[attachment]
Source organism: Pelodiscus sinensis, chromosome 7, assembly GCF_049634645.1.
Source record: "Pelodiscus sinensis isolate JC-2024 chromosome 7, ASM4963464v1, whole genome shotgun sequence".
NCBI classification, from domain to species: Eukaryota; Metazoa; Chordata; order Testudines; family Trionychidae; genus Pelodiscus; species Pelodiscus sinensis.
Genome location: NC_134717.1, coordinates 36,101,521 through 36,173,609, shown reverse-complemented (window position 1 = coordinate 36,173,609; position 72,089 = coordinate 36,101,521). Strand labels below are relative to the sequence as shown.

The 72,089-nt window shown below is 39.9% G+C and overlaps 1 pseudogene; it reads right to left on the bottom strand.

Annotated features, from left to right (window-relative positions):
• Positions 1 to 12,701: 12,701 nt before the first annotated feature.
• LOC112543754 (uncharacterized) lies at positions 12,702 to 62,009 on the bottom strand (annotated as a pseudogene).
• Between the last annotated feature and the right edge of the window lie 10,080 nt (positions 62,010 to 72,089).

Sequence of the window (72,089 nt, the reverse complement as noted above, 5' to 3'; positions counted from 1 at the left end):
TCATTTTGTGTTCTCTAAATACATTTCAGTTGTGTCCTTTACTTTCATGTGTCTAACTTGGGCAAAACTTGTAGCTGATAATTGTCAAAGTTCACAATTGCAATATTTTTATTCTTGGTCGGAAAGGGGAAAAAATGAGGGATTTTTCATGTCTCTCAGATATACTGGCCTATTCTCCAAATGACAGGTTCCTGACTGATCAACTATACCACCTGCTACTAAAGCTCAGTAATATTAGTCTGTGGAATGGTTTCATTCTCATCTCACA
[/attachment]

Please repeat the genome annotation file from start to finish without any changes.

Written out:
Source organism: Pelodiscus sinensis, chromosome 7, assembly GCF_049634645.1.
Source record: "Pelodiscus sinensis isolate JC-2024 chromosome 7, ASM4963464v1, whole genome shotgun sequence".
NCBI classification, from domain to species: Eukaryota; Metazoa; Chordata; order Testudines; family Trionychidae; genus Pelodiscus; species Pelodiscus sinensis.
Genome location: NC_134717.1, coordinates 36,101,521 through 36,173,609, shown reverse-complemented (window position 1 = coordinate 36,173,609; position 72,089 = coordinate 36,101,521). Strand labels below are relative to the sequence as shown.

The 72,089-nt window shown below is 39.9% G+C and overlaps 1 pseudogene; it reads right to left on the bottom strand.

Annotated features, from left to right (window-relative positions):
• Positions 1 to 12,701: 12,701 nt before the first annotated feature.
• LOC112543754 (uncharacterized) lies at positions 12,702 to 62,009 on the bottom strand (annotated as a pseudogene).
• Between the last annotated feature and the right edge of the window lie 10,080 nt (positions 62,010 to 72,089).

Sequence of the window (72,089 nt, the reverse complement as noted above, 5' to 3'; positions counted from 1 at the left end):
TCATTTTGTGTTCTCTAAATACATTTCAGTTGTGTCCTTTACTTTCATGTGTCTAACTTGGGCAAAACTTGTAGCTGATAATTGTCAAAGTTCACAATTGCAATATTTTTATTCTTGGTCGGAAAGGGGAAAAAATGAGGGATTTTTCATGTCTCTCAGATATACTGGCCTATTCTCCAAATGACAGGTTCCTGACTGATCAACTATACCACCTGCTACTAAAGCTCAGTAATATTAGTCTGTGGAATGGTTTCATTCTCATCTCACA